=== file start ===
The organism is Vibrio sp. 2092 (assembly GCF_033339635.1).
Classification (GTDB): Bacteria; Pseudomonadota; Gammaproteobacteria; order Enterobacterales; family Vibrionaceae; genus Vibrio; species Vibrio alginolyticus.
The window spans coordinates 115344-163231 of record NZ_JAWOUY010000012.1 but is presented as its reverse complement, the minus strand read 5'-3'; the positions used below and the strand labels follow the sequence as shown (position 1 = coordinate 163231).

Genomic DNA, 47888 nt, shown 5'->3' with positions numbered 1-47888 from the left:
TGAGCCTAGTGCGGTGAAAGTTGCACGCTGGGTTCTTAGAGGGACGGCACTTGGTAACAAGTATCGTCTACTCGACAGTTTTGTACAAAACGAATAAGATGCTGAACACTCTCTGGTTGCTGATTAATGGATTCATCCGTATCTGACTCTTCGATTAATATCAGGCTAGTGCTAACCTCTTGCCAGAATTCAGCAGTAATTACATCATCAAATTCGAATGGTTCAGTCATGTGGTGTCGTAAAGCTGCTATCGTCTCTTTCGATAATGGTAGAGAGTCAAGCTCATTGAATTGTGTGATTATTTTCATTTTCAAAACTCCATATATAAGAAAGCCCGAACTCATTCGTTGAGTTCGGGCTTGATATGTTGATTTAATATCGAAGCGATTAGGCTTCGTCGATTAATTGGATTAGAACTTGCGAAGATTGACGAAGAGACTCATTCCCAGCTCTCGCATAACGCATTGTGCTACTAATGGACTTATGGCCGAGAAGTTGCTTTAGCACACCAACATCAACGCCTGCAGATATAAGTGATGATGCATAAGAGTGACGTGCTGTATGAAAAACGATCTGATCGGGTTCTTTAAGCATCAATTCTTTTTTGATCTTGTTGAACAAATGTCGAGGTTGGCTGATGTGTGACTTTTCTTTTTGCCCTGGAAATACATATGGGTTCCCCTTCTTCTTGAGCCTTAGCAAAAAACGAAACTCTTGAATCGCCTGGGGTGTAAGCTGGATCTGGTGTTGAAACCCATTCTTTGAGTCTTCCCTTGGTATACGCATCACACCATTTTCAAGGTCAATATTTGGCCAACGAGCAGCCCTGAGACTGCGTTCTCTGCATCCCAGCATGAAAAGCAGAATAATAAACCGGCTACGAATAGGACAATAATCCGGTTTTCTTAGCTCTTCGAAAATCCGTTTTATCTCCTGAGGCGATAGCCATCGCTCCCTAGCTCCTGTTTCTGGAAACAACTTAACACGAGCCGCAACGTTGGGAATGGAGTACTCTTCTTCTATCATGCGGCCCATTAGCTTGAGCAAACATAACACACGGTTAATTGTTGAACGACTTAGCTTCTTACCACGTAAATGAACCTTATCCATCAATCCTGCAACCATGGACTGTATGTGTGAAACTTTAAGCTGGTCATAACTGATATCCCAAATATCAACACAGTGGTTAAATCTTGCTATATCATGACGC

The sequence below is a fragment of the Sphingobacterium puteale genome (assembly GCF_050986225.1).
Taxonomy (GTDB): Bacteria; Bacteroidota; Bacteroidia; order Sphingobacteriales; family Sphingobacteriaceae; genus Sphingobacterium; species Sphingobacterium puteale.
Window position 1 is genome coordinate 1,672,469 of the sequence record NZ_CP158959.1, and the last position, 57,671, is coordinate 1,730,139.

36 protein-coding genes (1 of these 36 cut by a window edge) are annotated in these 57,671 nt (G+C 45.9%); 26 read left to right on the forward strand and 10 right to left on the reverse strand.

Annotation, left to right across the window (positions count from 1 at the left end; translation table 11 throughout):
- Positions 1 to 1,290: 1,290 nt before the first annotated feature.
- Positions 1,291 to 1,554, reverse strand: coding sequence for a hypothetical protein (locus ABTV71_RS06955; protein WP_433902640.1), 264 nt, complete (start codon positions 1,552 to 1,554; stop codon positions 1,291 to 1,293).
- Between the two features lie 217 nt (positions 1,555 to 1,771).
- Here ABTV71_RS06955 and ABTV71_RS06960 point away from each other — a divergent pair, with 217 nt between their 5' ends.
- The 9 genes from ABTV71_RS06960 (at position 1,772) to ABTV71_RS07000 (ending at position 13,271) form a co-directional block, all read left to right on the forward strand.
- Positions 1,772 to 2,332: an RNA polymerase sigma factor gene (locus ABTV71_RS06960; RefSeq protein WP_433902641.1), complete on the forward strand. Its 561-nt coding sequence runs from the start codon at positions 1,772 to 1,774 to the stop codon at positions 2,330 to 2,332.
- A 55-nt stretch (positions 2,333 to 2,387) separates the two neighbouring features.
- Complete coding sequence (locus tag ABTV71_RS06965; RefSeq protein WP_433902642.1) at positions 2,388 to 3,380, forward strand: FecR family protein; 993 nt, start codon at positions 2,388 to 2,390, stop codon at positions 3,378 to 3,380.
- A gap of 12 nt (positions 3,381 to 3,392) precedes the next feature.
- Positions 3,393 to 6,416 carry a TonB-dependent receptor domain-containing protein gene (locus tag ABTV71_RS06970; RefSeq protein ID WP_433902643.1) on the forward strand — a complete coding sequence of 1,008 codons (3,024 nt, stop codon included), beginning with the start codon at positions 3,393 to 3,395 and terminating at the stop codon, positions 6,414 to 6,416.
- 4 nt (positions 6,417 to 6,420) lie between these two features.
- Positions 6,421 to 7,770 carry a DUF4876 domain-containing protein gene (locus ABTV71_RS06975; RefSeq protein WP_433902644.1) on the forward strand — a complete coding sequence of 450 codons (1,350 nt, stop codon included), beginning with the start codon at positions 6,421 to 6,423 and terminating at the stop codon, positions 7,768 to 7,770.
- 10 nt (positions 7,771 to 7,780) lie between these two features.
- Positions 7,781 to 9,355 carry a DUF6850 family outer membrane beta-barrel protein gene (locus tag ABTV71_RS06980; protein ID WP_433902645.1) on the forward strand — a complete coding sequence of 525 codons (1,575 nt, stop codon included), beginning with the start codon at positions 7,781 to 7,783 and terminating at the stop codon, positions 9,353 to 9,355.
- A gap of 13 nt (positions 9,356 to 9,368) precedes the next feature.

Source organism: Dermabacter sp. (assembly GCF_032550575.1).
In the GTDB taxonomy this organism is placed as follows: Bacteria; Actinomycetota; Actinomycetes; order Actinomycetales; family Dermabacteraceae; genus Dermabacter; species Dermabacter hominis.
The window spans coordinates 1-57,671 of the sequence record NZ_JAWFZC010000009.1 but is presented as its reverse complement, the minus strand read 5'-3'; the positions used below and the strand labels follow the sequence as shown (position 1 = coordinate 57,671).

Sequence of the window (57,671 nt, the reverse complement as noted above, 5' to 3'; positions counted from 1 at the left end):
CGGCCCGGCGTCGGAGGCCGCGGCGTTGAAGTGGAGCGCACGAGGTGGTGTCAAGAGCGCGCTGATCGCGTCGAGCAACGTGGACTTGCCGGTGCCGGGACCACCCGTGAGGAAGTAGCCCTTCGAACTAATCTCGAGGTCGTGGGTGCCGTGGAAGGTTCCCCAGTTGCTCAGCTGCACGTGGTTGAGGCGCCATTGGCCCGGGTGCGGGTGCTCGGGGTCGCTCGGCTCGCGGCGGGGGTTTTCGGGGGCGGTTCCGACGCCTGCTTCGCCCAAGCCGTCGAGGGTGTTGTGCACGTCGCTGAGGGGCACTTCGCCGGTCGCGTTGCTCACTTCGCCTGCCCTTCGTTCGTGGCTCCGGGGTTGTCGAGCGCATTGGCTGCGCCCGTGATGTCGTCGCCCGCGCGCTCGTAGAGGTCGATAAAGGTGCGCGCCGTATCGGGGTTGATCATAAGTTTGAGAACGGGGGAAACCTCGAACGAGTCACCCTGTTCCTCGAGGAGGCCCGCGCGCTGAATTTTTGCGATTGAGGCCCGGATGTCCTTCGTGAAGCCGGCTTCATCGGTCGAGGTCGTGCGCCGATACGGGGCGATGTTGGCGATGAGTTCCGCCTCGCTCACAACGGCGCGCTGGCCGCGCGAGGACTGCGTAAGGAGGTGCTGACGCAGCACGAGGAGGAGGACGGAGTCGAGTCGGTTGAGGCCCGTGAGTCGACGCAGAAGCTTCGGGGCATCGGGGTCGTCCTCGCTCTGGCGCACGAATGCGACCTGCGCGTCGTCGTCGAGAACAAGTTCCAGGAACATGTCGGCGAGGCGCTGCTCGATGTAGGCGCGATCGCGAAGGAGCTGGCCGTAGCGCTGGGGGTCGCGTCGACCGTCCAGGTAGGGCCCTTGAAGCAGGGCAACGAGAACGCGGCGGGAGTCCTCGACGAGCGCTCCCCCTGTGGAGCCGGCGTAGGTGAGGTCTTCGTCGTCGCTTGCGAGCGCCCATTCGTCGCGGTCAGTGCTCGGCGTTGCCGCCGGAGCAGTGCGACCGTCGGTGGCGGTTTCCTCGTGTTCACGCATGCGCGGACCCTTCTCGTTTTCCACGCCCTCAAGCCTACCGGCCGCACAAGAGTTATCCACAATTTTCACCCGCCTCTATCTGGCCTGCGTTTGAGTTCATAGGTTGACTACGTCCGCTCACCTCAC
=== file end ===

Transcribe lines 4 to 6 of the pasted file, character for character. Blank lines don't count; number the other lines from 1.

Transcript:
Genomic DNA, 47888 nt, shown 5'->3' with positions numbered 1-47888 from the left:
TGAGCCTAGTGCGGTGAAAGTTGCACGCTGGGTTCTTAGAGGGACGGCACTTGGTAACAAGTATCGTCTACTCGACAGTTTTGTACAAAACGAATAAGATGCTGAACACTCTCTGGTTGCTGATTAATGGATTCATCCGTATCTGACTCTTCGATTAATATCAGGCTAGTGCTAACCTCTTGCCAGAATTCAGCAGTAATTACATCATCAAATTCGAATGGTTCAGTCATGTGGTGTCGTAAAGCTGCTATCGTCTCTTTCGATAATGGTAGAGAGTCAAGCTCATTGAATTGTGTGATTATTTTCATTTTCAAAACTCCATATATAAGAAAGCCCGAACTCATTCGTTGAGTTCGGGCTTGATATGTTGATTTAATATCGAAGCGATTAGGCTTCGTCGATTAATTGGATTAGAACTTGCGAAGATTGACGAAGAGACTCATTCCCAGCTCTCGCATAACGCATTGTGCTACTAATGGACTTATGGCCGAGAAGTTGCTTTAGCACACCAACATCAACGCCTGCAGATATAAGTGATGATGCATAAGAGTGACGTGCTGTATGAAAAACGATCTGATCGGGTTCTTTAAGCATCAATTCTTTTTTGATCTTGTTGAACAAATGTCGAGGTTGGCTGATGTGTGACTTTTCTTTTTGCCCTGGAAATACATATGGGTTCCCCTTCTTCTTGAGCCTTAGCAAAAAACGAAACTCTTGAATCGCCTGGGGTGTAAGCTGGATCTGGTGTTGAAACCCATTCTTTGAGTCTTCCCTTGGTATACGCATCACACCATTTTCAAGGTCAATATTTGGCCAACGAGCAGCCCTGAGACTGCGTTCTCTGCATCCCAGCATGAAAAGCAGAATAATAAACCGGCTACGAATAGGACAATAATCCGGTTTTCTTAGCTCTTCGAAAATCCGTTTTATCTCCTGAGGCGATAGCCATCGCTCCCTAGCTCCTGTTTCTGGAAACAACTTAACACGAGCCGCAACGTTGGGAATGGAGTACTCTTCTTCTATCATGCGGCCCATTAGCTTGAGCAAACATAACACACGGTTAATTGTTGAACGACTTAGCTTCTTACCACGTAAATGAACCTTATCCATCAATCCTGCAACCATGGACTGTATGTGTGAAACTTTAAGCTGGTCATAACTGATATCCCAAATATCAACACAGTGGTTAAATCTTGCTATATCATGACGC

The sequence below is a fragment of the Sphingobacterium puteale genome (assembly GCF_050986225.1).